What Was the Purpose of the Priesthood and the Sacrificial System? (30 Questions)

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What was the purpose of the priesthood and the sacrificial system?

This post is a chapter from Dr. Timothy Tennent’s book, 30 Questions: A Short Catechism on the Christian Faith available for purchase from our store. This resource makes for a great teaching tool in local churches, especially for catechesis purposes. We’re featuring a chapter each week in hopes of encouraging you to pick up the book and share it with others as well.

God established a priesthood out of the tribe of Levi (one of the twelve tribes of Israel) in order to mediate the Law and forgiveness of God to the people of God. The priests served as a constant reminder of the gravity of sin, the need for redemption, and the power of declared forgiveness. The priests mediated the daily sacrifices and extended the word of forgiveness to the people.

Once a year the people of God would set apart a special day known as the Day of Atonement (Yom Kippur). This was the holiest day of the year. No one would work on that day and everyone would fast and confess their sins before God. The high priest would enter the holy of holies and offer a special sacrifice for the sins of the people, including the sins of the priests. The blood of a bull would be sprinkled on the altar as a sign of the payment for sins. One of the most notable features of the Day of Atonement was when the priest took two goats and brought them into the presence of God. One of the goats would be sacrificed for the sins of the people. The priest would then lay his hands on the second goat and confess the sins of Israel over the goat and then take the goat out into the wilderness and release it. It was symbolic of their sins being atoned for and carried far away from the people of God.

Sacrifices were an important part of the life of ancient Israel. There were burnt offerings, grain offerings, fellowship offerings, sin offerings, and guilt offerings, among others. The purpose of all these sacrifices was to underscore the need for atonement. God’s holiness demands that sin be paid for. God’s mercy and grace provided a way for sin to be atoned. God’s holiness and mercy meet in the sacrificial system mediated by priests. However, it should be noted that the root meaning of the word “atonement” is to “cover up.” In the sacrificial system the priests were authorized to declare people forgiven, but it was in anticipation of a greater sacrifice by a greater High Priest. The Old Testament could only temporarily “cover up” sins. It was like temporarily sweeping them under the rug. The blood of bulls and goats, declares the New Testament, could not really take sins away. It was a temporary arrangement. The priests were themselves sinners so it had to be repeated year after year.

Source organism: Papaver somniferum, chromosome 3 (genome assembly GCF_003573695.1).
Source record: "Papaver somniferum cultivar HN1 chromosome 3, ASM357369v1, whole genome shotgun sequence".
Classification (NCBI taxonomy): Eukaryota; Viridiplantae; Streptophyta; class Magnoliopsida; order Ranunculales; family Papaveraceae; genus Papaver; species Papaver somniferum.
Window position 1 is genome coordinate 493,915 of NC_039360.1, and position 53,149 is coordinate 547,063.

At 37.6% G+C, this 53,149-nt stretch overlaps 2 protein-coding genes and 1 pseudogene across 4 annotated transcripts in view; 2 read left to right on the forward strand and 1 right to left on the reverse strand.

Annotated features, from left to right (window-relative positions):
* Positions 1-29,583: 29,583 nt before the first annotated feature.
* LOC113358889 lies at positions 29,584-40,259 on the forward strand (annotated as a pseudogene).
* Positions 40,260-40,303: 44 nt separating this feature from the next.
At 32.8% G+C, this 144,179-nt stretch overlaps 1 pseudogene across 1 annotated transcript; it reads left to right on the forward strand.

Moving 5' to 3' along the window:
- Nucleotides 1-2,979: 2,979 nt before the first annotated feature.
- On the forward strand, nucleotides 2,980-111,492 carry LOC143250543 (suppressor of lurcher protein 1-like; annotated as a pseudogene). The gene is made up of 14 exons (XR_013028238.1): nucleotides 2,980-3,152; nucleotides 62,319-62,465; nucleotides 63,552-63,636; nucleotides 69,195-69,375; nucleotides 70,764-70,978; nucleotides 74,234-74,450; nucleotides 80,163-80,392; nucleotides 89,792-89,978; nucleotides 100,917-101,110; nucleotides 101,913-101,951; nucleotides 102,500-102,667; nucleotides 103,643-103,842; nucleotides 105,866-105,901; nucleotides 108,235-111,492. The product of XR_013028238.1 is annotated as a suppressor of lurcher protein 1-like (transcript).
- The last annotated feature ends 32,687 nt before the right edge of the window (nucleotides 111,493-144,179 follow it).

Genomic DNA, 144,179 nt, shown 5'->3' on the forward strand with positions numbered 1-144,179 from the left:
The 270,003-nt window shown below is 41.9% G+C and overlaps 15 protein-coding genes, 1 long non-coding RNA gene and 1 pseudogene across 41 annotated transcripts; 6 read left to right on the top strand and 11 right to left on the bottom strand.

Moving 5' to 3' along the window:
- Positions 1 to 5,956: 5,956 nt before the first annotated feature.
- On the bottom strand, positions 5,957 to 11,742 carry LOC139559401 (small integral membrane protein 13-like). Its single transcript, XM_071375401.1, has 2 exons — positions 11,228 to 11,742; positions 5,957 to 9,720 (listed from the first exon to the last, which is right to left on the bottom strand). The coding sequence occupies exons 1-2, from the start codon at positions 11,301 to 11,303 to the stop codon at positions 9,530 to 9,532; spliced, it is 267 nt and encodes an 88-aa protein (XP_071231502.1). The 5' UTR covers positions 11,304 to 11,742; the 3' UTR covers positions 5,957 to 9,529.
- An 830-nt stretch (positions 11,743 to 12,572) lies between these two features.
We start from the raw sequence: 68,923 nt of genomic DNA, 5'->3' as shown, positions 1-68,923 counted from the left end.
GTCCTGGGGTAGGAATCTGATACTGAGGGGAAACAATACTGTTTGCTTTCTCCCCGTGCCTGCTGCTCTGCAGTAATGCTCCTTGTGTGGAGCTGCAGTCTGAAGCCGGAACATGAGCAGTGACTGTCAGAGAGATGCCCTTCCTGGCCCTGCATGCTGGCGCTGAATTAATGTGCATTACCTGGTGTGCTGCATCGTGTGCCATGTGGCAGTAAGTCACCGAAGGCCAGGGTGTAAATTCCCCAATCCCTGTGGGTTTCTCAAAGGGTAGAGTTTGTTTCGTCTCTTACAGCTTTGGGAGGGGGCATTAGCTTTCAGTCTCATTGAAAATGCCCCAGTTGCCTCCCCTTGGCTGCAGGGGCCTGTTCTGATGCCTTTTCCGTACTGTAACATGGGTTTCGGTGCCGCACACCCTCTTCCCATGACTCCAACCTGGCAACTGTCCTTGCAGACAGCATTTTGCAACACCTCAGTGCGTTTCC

When Jesus Christ came, he offered a final and complete sacrifice of himself. He was the only true pure sacrifice. He was God’s true High Priest, not just a temporary agent, and he was truly without sin. His sacrifice was once for all and final, and did not need to be repeated. He did not enter into a humanly constructed “holy of holies” but into the very presence of God in heaven. So, looking back we see that the entire priesthood and sacrificial system were but a shadow anticipating what was to come in a final and complete way in and through Jesus Christ. The human race was being prepared through priests and sacrifices to understand what would later take place through the incarnation, death, and resurrection of Jesus Christ.

Scripture Reading

Exodus 29:1-9
Leviticus 1:1–17, 5:14–6:7
Hebrews 4:14–5:10
Hebrews 7:11–8:2

Purchase Dr. Tim Tennent’s book 30 Questions: A Short Catechism on the Christian Faith.

Read his blog here.

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Timothy C. Tennent is the President of Asbury Theological Seminary and a Professor of Global Christianity. His works include Invitation to World Missions: A Trinitarian Missiology for the Twenty-first Century and Theology in the Context of World Christianity: How the Global Church Is Influencing the Way We Think about and Discuss Theology. He blogs at timothytennent.com and can be followed on twitter @TimTennent.

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